football Edit

HawgBeat Decade in Review: Arkansas' top football recruits of the 2010s

Before coming to Arkansas, McTelvin Agim was a 6.0 four-star recruit.
Before coming to Arkansas, McTelvin Agim was a 6.0 four-star recruit. (Nick Lucero /

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December is more than halfway over, which means another year has nearly come and gone. With the end of this year also comes the end of a decade: the 2010s.

It was a decade that began with promise for the Razorbacks - Bobby Petrino taking the football team to new heights, Mike Anderson returning to Arkansas and Dave Van Horn coming off his second trip to the College World Series - and had plenty of low points along the way before now trending back up, with new football and basketball coaches and the baseball team rolling at a historic rate.

Before we say goodbye to the 2010s and enter the 2020s, HawgBeat is taking a look back at the past 10 years with a series of lists that will remember the best players, games, coaches and moments that defined the decade.

With the early signing period for the Class of 2020 - the players who will help usher in a new era of Arkansas football - beginning Wednesday, we thought it’d be appropriate to start our series with recruiting.

Here are the top 10 offensive and defensive players the Razorbacks signed in the 2010-19 classes, according to their rankings on Rivals…


1. TE C.J. O’Grady — No. 90 (Class of 2015)

The Razorbacks have experienced a fantastic run of tight ends that actually started near the end of last decade. None were rated higher than O’Grady, though, who went to high school just down the road from the UA at Fayetteville High. He turned down offers from places like Oklahoma, Ole Miss, Oregon and Texas to play for Arkansas, where his late father - Larry Marks - played basketball under Nolan Richardson. Despite clashing with both head coaches during his tenure and being suspended multiple times, O’Grady still managed to break the school record for touchdown receptions by a tight end.

Stats: 87 receptions, 967 yards, 12 touchdowns

2. OL Brian Wallace — No. 96 (Class of 2014)

One of current head coach Sam Pittman’s biggest commitments during his time as offensive line coach, Wallace is the highest rated offensive lineman to sign with the Razorbacks in the Rivals era. Schools like Alabama, Georgia and Ohio State were after the St. Louis product, but he chose Arkansas. Wallace redshirted his first season and didn’t see the field much as a redshirt freshman before starting 29 games at right tackle over his final three seasons in Fayetteville. Under previous head coach Bret Bielema, he never began the season as a starter, but took over after a few games. When Chad Morris took over in 2018, he was the starter from the jump.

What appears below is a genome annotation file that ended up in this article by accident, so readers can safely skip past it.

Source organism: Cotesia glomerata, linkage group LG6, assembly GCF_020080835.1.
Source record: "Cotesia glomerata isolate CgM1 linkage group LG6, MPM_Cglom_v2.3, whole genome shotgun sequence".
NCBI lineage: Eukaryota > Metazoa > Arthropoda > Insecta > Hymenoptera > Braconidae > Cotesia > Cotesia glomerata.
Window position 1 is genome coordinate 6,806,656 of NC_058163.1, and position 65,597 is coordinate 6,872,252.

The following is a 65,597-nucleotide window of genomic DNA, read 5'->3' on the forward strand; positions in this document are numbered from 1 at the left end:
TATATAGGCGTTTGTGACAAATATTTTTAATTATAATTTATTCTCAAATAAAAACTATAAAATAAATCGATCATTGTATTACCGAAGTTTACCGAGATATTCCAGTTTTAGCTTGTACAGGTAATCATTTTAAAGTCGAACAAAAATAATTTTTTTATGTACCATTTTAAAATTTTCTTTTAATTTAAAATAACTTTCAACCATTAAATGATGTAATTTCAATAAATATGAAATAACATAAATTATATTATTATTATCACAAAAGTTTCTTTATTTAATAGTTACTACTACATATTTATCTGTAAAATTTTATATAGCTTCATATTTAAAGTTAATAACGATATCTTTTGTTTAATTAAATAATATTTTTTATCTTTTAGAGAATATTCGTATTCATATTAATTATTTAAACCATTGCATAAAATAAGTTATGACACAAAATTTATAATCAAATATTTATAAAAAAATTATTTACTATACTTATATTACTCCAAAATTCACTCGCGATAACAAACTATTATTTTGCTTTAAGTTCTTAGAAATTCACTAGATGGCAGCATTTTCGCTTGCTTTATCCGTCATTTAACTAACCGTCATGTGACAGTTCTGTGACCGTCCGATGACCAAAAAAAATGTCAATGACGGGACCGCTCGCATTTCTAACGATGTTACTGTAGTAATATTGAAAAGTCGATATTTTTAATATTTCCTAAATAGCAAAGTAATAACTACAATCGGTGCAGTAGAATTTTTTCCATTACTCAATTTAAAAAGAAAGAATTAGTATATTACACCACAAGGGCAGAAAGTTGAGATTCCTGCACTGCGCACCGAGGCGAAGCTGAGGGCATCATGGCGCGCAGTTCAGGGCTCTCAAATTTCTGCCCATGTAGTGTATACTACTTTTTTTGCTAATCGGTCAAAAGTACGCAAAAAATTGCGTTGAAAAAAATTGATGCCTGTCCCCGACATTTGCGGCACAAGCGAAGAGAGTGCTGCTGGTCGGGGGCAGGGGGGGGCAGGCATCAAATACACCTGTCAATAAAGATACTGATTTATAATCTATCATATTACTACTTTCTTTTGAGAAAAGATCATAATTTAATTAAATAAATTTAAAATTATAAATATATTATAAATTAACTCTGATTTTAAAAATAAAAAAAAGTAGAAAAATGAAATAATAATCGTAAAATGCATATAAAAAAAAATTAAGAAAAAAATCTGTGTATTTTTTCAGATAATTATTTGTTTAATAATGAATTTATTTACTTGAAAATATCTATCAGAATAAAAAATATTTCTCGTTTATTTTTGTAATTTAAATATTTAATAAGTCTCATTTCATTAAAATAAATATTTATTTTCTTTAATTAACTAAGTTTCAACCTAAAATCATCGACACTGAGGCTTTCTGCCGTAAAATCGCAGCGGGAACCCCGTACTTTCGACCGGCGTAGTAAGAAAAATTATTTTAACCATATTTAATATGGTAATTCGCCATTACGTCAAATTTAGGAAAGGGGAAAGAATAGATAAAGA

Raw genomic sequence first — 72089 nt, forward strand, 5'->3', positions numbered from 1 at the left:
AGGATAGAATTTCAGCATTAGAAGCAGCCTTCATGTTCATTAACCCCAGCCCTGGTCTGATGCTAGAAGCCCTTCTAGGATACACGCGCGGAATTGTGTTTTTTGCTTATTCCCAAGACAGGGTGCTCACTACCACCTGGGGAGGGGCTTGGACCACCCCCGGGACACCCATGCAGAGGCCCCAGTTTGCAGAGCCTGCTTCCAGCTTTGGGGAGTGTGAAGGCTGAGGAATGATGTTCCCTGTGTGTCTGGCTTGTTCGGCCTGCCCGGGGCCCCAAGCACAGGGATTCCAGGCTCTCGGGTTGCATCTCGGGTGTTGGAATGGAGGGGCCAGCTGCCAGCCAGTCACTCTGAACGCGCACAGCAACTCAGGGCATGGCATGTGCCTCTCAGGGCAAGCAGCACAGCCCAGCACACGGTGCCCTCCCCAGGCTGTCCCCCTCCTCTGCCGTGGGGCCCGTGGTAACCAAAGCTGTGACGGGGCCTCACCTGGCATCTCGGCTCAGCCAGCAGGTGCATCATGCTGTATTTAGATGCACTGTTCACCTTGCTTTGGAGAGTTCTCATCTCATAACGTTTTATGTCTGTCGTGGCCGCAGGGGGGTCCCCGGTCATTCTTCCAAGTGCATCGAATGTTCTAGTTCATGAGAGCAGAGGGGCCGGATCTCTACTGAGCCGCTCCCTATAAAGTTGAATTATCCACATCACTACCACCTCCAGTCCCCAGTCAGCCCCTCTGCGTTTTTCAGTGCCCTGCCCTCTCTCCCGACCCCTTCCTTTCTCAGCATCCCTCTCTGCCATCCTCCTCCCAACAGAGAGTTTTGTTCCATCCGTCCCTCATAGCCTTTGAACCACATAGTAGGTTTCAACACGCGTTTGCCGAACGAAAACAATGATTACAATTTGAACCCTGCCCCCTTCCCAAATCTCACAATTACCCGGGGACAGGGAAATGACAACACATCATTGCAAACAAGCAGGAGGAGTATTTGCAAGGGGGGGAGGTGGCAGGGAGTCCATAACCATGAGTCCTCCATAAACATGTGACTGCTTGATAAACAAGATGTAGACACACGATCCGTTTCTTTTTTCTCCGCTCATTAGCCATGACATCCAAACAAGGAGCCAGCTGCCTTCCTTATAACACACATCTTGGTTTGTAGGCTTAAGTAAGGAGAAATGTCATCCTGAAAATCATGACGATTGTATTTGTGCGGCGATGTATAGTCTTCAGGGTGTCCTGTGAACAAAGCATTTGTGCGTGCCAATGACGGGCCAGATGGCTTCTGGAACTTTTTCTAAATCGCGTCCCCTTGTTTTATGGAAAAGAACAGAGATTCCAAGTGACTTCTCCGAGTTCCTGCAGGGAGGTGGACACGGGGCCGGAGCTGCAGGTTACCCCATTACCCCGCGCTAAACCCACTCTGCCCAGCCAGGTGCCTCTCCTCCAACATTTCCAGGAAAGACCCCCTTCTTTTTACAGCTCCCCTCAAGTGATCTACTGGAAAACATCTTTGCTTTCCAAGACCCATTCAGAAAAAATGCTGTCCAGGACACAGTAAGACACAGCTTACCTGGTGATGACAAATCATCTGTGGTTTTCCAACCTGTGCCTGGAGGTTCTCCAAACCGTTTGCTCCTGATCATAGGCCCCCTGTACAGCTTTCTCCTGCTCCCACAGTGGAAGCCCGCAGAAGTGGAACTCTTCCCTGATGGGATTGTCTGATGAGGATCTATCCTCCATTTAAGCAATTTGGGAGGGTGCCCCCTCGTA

Stats: 38 games, 29 starts

3. TE Hunter Henry — No. 102 (Class of 2013)

A second-generation Razorback, Henry was a critical piece of Bielema’s first class at Arkansas. He joined the Razorbacks after a highly successful high school career at Pulaski Academy and continued to have success in college, eventually winning the 2015 Mackey Award as the top tight end in college football. That same season, Henry was a consensus first-team All-American and first-team All-SEC selection. In his first two seasons with the Razorbacks, he was named a Freshman All-American and to the All-SEC second team, respectively.

Stats: 116 receptions, 1,661 yards, 9 touchdowns

4. RB Alex Collins — No. 117 (Class of 2013)

One of the crazier National Signing Day stories in recent history involves Collins’ mother stealing and running off with his national letter of intent before he could officially sign with the Razorbacks. Luckily for Arkansas, he tracked down his father and was able to fax in the NLI.

Once in Fayetteville and away from that drama, Collins became one of the best Razorbacks of all-time. He was the SEC Freshman of the Year in 2013 and a second-team All-SEC selection in 2015, when he ran for 1,577 yards - the most in a single season by someone not named Darren McFadden - and 20 touchdowns, breaking a 46-year-old single-season record. Only McFadden has more career rushing yards than Collins in UA history, plus he joined McFadden and Herschel Walker as the only SEC players to rush for 1,000 yards in their first three seasons.

Stats: 665 carries, 3,703 yards, 36 TD, 27 receptions, 167 yards

5. OL Brey Cook — No. 124 (Class of 2011)

Part of a loaded class of prospects in Northwest Arkansas, Cook decided to play for the Razorbacks after a standout career at Springdale Har-Ber just a few miles north on Interstate 49. He earned a spot on the field goal unit as a true freshman before starting half of the 2012 season. The next two years, Cook was a full-time starter, missing just one game. His primary position was right tackle, but he also made starts at left tackle and left guard.